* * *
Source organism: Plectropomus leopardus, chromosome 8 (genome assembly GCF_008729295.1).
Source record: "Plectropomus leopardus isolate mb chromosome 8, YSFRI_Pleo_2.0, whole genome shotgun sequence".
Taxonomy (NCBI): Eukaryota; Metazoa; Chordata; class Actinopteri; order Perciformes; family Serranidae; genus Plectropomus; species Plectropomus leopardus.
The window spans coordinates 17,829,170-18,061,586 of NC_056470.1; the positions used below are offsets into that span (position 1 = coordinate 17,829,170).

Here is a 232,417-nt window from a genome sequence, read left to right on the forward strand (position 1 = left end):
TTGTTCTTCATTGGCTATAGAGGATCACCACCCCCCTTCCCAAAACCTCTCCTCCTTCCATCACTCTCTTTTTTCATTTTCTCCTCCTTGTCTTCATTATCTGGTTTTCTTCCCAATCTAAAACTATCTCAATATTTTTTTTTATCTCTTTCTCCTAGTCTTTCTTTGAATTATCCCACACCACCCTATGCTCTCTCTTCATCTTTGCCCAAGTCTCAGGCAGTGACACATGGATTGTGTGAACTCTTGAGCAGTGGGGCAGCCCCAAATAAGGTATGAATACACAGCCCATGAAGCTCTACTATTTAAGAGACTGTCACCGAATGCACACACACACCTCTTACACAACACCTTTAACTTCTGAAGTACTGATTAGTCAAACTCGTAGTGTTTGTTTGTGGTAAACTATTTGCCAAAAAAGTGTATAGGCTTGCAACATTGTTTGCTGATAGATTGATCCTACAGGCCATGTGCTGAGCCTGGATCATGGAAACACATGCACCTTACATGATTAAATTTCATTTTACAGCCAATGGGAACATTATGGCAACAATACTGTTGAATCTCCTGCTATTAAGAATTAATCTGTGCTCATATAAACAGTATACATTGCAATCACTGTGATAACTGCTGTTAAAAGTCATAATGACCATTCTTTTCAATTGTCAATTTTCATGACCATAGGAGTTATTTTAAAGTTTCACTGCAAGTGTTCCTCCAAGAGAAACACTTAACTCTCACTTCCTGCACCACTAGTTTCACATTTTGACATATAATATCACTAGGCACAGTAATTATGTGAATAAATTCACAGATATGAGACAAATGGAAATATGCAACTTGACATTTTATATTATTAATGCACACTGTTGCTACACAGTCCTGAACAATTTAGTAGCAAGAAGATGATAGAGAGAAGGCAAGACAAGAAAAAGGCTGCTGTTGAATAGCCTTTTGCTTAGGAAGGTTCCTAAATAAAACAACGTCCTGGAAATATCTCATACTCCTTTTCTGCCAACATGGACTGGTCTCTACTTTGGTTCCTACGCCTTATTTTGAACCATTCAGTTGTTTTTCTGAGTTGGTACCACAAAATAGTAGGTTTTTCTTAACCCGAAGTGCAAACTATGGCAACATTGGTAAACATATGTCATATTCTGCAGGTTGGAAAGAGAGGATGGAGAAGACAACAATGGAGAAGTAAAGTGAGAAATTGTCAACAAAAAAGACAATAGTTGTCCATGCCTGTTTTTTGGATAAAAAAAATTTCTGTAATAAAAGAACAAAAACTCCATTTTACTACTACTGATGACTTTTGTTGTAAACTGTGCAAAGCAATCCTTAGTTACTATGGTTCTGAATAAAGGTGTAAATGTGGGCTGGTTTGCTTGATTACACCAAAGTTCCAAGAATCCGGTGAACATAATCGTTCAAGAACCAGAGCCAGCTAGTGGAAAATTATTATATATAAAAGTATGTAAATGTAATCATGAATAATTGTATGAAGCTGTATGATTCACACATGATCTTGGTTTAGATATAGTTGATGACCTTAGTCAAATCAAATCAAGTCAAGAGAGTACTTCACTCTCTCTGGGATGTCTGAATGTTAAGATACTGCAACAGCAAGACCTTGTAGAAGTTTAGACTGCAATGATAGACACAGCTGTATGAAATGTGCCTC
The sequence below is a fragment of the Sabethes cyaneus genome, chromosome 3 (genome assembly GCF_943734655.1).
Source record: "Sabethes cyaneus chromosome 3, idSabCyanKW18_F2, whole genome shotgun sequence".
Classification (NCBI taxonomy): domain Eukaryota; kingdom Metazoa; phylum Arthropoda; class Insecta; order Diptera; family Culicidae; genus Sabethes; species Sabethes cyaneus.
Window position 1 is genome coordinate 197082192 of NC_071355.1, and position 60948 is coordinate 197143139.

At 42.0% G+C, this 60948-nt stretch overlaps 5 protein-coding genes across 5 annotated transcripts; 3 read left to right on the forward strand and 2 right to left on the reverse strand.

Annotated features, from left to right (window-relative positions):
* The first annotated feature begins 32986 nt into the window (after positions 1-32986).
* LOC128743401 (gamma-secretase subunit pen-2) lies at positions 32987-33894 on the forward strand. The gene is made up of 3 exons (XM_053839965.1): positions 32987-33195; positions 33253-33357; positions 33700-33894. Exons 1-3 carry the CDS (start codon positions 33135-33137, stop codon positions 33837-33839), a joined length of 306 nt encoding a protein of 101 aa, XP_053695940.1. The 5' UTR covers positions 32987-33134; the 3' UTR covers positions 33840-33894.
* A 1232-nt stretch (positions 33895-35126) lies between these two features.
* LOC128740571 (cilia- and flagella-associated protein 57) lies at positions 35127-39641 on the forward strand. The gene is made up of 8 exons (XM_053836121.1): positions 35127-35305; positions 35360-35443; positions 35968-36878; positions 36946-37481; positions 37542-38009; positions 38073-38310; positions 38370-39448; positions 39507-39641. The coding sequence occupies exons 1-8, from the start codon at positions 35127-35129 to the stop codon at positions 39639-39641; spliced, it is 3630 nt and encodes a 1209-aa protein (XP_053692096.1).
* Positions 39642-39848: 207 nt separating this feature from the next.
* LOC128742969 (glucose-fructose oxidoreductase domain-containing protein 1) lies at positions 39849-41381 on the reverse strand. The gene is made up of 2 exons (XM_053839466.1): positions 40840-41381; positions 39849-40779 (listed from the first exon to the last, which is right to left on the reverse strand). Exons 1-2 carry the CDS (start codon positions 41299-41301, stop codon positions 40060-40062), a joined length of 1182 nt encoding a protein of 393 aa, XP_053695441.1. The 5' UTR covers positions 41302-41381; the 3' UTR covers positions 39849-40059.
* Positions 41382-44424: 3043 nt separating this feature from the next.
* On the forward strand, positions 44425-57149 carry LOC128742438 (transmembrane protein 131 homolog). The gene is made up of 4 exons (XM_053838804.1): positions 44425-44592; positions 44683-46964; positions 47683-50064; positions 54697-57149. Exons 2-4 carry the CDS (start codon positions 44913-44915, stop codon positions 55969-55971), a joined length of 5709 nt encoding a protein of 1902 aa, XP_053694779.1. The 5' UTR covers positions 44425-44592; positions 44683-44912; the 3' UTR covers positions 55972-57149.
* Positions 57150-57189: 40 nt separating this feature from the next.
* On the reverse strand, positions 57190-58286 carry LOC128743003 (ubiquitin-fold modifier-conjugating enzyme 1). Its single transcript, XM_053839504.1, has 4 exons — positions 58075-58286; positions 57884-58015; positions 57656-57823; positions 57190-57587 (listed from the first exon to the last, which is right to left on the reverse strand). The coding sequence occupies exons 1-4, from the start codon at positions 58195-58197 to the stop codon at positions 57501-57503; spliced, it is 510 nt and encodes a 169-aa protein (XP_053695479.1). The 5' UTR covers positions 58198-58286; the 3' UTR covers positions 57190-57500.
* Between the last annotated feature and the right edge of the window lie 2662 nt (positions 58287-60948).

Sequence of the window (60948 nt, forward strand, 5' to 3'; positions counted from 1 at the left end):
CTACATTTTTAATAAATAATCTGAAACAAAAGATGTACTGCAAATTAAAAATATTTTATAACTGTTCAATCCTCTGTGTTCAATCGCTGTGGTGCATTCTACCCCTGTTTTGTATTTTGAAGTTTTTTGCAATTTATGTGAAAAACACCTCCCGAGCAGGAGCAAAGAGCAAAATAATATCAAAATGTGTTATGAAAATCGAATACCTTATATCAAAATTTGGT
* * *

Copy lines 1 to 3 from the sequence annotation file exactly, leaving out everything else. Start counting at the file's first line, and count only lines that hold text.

Source organism: Plectropomus leopardus, chromosome 8 (genome assembly GCF_008729295.1).
Source record: "Plectropomus leopardus isolate mb chromosome 8, YSFRI_Pleo_2.0, whole genome shotgun sequence".
Taxonomy (NCBI): Eukaryota; Metazoa; Chordata; class Actinopteri; order Perciformes; family Serranidae; genus Plectropomus; species Plectropomus leopardus.